Swiss capital welcomes Tour de France cyclists

World champion Peter Sagan was victorious in Bern as he won the 16th stage of the Tour de France on Monday.

Swiss capital welcomes Tour de France cyclists
Photo: Jeff Pachoud/AFP

Sagan pipped Alexander Kristoff in a photo finish to win the stage from Moirans-en-Montagne to Bern.
Race leader Chris Froome came home in a much-reduced peloton at the end of the 209km stage to maintain his advantage in the yellow jersey competition.
Slovak Sagan claimed his third victory at the Tour this year and seventh in total in the third photo finish of the 2016 race.
This victory ensured this will go down as Sagan's best Tour yet, having also held the yellow jersey for three days during the first week.
He won the second and 11th stages before this, but his third stage victory outstrips the two gained in each of 2012 and 2013.
And as he's well on his way to winning a fifth straight green jersey, the 26-year-old is enjoying his best Tour yet and the best season of his career.
He was world champion back in September and then won his first prestigious “Monument” one-day classic at April's Tour of Flanders.

Fans turned out under sunny skies to see the peloton pass through Switzerland on its way to Bern.

Swiss rider Fabian Cancellara finished Monday's stage just a few miles from his home.

It was an emotional return to Switzerland for the 35-year-old, who is riding his last Tour and will retire from cycling at the end of this season.

The cyclists will now enjoy a rest day in the Swiss capital before setting off on stage 17 on Wednesday, which will finish at the stunning Emosson dam.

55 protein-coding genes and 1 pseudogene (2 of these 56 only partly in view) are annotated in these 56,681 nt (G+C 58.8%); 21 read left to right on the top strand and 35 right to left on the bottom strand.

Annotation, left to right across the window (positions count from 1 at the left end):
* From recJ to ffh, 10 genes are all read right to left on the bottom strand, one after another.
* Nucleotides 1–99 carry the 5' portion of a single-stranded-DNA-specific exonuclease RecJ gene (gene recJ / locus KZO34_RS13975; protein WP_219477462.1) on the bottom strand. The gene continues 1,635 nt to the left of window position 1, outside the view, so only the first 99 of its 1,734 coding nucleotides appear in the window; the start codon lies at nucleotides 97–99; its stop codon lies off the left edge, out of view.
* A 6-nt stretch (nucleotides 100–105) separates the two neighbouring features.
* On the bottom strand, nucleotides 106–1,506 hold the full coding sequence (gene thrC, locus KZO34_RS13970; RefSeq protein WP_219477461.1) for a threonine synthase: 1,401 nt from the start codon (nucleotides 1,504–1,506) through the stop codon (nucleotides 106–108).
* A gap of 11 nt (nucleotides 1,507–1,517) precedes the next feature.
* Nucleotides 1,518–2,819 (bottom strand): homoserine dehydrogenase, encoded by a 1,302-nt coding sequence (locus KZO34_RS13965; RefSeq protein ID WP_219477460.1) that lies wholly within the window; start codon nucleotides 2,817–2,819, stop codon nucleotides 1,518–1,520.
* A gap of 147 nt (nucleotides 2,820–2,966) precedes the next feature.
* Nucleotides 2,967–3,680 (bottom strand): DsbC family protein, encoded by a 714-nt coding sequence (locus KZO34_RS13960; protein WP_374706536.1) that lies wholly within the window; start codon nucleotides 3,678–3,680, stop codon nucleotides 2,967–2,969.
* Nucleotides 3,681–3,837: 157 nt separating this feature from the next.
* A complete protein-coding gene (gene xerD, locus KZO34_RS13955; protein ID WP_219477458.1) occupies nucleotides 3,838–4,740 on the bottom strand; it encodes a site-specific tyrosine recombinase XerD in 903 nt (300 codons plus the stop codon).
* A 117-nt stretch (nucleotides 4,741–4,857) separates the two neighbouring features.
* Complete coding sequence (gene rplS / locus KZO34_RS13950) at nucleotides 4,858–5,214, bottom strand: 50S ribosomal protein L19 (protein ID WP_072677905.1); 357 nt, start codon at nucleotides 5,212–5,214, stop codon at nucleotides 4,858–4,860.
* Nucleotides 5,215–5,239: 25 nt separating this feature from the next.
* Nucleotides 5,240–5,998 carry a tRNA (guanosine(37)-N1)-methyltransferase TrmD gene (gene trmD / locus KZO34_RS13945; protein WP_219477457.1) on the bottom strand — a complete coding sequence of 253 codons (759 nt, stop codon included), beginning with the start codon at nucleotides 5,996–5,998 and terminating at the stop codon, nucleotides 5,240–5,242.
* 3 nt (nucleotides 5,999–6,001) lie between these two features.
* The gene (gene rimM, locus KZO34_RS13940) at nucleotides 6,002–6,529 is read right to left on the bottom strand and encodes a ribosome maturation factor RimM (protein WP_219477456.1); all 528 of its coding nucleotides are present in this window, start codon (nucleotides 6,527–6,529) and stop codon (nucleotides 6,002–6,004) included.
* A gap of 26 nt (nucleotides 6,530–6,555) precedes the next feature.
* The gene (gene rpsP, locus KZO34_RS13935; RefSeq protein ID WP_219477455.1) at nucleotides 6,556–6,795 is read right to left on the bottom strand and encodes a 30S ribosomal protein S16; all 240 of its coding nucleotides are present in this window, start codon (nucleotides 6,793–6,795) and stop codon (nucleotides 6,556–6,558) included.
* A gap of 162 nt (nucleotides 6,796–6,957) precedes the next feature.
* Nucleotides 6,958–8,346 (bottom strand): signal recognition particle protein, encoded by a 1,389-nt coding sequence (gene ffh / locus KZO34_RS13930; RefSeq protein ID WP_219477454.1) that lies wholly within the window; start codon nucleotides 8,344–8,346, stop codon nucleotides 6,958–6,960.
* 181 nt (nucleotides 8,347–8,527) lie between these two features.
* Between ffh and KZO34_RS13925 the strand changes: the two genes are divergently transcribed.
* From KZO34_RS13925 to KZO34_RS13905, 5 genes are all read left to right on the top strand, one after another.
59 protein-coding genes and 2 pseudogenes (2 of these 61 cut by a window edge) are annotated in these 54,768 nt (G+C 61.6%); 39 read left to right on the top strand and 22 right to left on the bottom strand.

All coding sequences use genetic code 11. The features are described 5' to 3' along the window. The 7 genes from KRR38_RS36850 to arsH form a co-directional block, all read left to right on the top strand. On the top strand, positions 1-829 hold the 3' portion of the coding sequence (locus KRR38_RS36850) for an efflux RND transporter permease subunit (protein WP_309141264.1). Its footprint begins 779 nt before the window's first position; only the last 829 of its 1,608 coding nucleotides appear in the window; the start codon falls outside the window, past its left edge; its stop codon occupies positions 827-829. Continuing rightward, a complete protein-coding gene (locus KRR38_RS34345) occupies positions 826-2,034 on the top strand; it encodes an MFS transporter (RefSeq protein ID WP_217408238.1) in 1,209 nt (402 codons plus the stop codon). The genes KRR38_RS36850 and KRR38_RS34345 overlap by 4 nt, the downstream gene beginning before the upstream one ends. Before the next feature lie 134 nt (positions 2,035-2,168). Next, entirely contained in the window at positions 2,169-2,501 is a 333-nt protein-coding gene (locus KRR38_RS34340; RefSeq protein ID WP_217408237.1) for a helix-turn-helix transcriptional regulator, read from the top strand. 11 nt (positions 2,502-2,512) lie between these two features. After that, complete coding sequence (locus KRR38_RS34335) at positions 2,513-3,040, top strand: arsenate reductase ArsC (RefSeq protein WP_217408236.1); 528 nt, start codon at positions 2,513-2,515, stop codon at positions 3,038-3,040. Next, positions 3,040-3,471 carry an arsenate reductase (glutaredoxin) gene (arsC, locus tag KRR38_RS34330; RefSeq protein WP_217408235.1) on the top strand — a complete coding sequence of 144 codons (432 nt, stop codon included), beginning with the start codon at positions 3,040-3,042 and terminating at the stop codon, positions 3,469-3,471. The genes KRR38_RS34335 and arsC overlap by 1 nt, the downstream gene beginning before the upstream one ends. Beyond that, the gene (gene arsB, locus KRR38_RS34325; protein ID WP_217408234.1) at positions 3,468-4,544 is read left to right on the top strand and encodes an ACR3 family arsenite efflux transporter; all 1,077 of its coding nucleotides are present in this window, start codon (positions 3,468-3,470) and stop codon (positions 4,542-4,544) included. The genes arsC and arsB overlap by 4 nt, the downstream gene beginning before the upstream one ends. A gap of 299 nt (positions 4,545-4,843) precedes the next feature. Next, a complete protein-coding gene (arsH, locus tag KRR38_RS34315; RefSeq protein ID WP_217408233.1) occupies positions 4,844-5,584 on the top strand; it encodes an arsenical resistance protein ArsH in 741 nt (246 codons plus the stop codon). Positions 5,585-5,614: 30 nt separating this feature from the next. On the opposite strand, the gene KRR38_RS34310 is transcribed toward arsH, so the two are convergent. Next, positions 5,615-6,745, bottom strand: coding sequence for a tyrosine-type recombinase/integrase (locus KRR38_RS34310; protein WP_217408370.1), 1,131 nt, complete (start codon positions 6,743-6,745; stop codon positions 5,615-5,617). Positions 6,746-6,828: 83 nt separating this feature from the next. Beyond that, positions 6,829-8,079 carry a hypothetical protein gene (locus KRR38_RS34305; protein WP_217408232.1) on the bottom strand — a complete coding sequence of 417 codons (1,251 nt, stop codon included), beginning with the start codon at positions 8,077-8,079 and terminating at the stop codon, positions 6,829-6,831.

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VIDEO: Why you may struggle to buy a bike in Europe in 2021

Demand for bicycles has soared in Europe during the coronavirus pandemic, but conversely the global supply is at record low levels, with consumers having to wait months or over a year for their bike of choice.

VIDEO: Why you may struggle to buy a bike in Europe in 2021
Photo: Stocksnap/Pixabay

Bikes are projected to outsell cars in Europe by two to one by 2030.   

But 2021 will not be an easy year to buy a bike in many European countries, especially if you have a particular model in mind. 

Firstly, there's been a huge surge in demand for bikes during the pandemic, as Europeans looked for ways to stay fit and move around more freely without having to worry about being exposed to Covid-19 on public transport.

On the flip side, bike production in China, which supplies almost the entire global market, has practically ground to a halt.

The same can be said for bicycle accessories and components, which are either not being produced in Chinese factories currently or held up for months in ports in Asia due to the reduction of capacity in shipping.


In this short report, video producer Alex Dunham explores the issue of Europe's bike shortage in 2021.